Franklin Birch: No, no, wait! What if you're wrong? What if you only heard what you wanted to hear? What if...what if... Man, I want my daughter back as much as you do, but this isn't right!Not all parents are useless or evil. There are quite a few who actually seem interested in their children's welfare. Sure, they might be a little overprotective or annoying, but they mean well. And then there are parents who take the noble principle of looking out for their kids, and go a bit overboard. Just as a Knight Templar or a Well-Intentioned Extremist commits all sorts of illegal or immoral deeds in the name of a cause, a Knight Templar Parent does equally questionable things to ensure his or her child's safety. While a normally protective parent would have a Very Special Episode about telling their kid not to buy illegal drugs, a Knight Templar Parent would track down and kill every drug dealer in town. Just to be sure. When the kids grow up and flee the nest as fast as their battered sense of independence can carry them, this parent is demoted to Meddling Parent. Though this may be difficult if it doubles up with My Beloved Smother. Compare Mama Bear and Papa Wolf, which is more or the same concept but only occurs as an immediate defensive reaction to an emergent threat, and does not necessarily entail vengeance or Disproportionate Retribution. The Evil Matriarch is often an extreme version of the Knight Templar Parent, though by no means always. See also My Beloved Smother. An older brother who will protect/avenge his younger sibling by any means necessary is a Knight Templar Big Brother, which is an extreme version of Big Brother Instinct. For Knight Templar Parents minus the Knight Templar part, see Good Parents.
Keller Dover: Franklin! Franklin! We hurt him until he talks or they're gonna die.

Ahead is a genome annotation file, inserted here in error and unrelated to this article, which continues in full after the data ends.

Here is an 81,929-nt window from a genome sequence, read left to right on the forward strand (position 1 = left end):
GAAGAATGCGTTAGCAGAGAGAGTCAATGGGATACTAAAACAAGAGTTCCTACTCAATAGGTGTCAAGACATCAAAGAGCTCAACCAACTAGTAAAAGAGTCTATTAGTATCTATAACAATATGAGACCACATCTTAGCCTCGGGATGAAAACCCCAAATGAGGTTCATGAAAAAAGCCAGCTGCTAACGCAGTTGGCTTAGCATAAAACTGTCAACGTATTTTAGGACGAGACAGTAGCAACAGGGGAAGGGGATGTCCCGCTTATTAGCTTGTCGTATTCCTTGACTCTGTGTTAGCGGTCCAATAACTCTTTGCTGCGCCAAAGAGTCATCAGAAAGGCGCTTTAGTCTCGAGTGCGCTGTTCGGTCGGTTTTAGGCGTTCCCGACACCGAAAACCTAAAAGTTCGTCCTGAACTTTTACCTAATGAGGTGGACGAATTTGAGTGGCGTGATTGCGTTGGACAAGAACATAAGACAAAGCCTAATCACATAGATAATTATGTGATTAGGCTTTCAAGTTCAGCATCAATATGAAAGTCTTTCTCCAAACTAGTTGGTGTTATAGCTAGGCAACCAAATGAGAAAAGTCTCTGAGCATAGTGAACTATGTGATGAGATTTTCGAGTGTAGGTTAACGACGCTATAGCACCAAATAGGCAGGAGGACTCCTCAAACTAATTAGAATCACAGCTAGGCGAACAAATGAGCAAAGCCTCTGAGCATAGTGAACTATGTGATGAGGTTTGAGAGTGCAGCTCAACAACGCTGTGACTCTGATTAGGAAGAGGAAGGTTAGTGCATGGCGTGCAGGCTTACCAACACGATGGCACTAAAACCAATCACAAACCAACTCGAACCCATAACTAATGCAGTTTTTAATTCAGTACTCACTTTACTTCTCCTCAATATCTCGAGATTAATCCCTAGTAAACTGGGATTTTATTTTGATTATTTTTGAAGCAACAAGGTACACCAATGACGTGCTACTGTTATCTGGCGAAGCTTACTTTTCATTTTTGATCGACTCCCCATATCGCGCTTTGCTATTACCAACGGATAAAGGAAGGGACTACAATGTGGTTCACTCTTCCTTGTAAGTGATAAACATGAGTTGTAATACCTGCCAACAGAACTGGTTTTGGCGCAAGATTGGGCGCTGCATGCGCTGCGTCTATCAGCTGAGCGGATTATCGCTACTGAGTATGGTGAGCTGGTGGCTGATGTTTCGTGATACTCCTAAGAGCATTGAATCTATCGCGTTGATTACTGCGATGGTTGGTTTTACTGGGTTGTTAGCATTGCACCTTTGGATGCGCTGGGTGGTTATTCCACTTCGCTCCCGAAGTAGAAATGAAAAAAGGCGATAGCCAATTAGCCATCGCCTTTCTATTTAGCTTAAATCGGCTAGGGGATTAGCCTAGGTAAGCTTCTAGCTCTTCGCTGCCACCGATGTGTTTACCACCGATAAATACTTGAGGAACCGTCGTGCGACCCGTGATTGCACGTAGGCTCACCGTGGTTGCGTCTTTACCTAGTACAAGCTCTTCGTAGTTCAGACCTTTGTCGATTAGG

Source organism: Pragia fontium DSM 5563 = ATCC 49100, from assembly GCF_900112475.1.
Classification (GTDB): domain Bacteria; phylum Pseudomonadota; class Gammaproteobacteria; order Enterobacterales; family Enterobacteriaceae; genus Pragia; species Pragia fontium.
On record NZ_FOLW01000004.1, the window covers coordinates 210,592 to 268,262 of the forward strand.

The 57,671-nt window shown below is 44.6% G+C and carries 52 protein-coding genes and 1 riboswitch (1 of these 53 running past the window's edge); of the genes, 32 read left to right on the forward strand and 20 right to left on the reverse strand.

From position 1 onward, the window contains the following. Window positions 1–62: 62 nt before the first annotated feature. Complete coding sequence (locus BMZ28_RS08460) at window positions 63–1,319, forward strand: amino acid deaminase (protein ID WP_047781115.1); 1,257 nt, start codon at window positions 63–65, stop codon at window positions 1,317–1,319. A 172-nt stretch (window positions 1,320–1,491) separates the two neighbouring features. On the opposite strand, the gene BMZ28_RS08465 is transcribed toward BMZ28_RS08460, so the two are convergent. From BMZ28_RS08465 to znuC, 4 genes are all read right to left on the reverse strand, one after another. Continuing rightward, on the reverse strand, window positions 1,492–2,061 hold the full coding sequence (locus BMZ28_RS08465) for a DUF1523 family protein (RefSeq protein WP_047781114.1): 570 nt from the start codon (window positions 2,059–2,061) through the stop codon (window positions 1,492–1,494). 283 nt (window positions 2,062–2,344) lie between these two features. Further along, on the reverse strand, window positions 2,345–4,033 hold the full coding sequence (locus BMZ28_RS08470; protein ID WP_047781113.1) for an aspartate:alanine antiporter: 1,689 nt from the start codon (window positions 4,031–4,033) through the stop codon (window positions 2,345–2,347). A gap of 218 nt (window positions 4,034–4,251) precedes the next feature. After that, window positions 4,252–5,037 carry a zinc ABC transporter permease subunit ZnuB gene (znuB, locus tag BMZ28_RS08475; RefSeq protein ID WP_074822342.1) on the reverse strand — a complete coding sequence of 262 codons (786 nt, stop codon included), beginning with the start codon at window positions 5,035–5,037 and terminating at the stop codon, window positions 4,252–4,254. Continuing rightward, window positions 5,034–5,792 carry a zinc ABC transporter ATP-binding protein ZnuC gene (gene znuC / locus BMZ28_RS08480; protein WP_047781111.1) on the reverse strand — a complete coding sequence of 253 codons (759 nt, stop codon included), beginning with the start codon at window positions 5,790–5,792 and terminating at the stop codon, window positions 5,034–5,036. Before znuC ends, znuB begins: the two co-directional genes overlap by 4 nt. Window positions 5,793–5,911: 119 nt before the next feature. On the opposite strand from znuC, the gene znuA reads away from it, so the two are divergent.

Keller Dover: Franklin! Franklin! We hurt him until he talks or they're gonna die.
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Anime and Manga
- Berserk: The King of Midland practically destroyed his own kingdom just to make Griffith's life a living hell after he deflowered his precious daughter, Princess Charlotte who he later tried to rape and evidently fell deeper and deeper into insanity afterward.
- The Count can also count, since he was so determined to keep his daughter Theresia away from the evils of the world himself being one of them that he locked her in her room for most of her life.
- Code Geass pulls this rather surprisingly with both of Lelouch's parents, Emperor Charles (whom he despised) and Empress Marianne (whom he revered); the two formed a plan to change the world for the better shortly after they met, and since Lelouch and his sister Nunnally were their favorites, they intended to let the kids in on it when they were old enough. However, they didn't bother taking into account how the kids would feel about forcibly changing the nature of all of humanity. And all this is before you throw in their Evil Plan to protect the kids which resulted in both kids being mentally and emotionally scarred, and drove Lelouch to try to kill his father in the first place.
- Lampshaded in the audio commentary for the episode in which the parents' Templar-hood is revealed, when the episode's director comments "They probably thought they were doing the right thing, but Lelouch wanted to say that they weren't Good Parents. We wanted to make sure that was clear."
- A minor suspect in an early Detective Conan story locked her own son Akio in the basement of her house for six years so the Statute of Limitations would run out on Akio's accidental murder of his apparently abusive father... even when Akio did aknowledge his guilt and wanted to pay for his crime, and being locked downstairs only made him cross the Despair Event Horizon. Ultimately, Conan and the Detective Boys found out as they sneaked in the apparently abandoned house; Conan uncovered the mother, helped Akio convince her to let him go, and they turned themselves in together.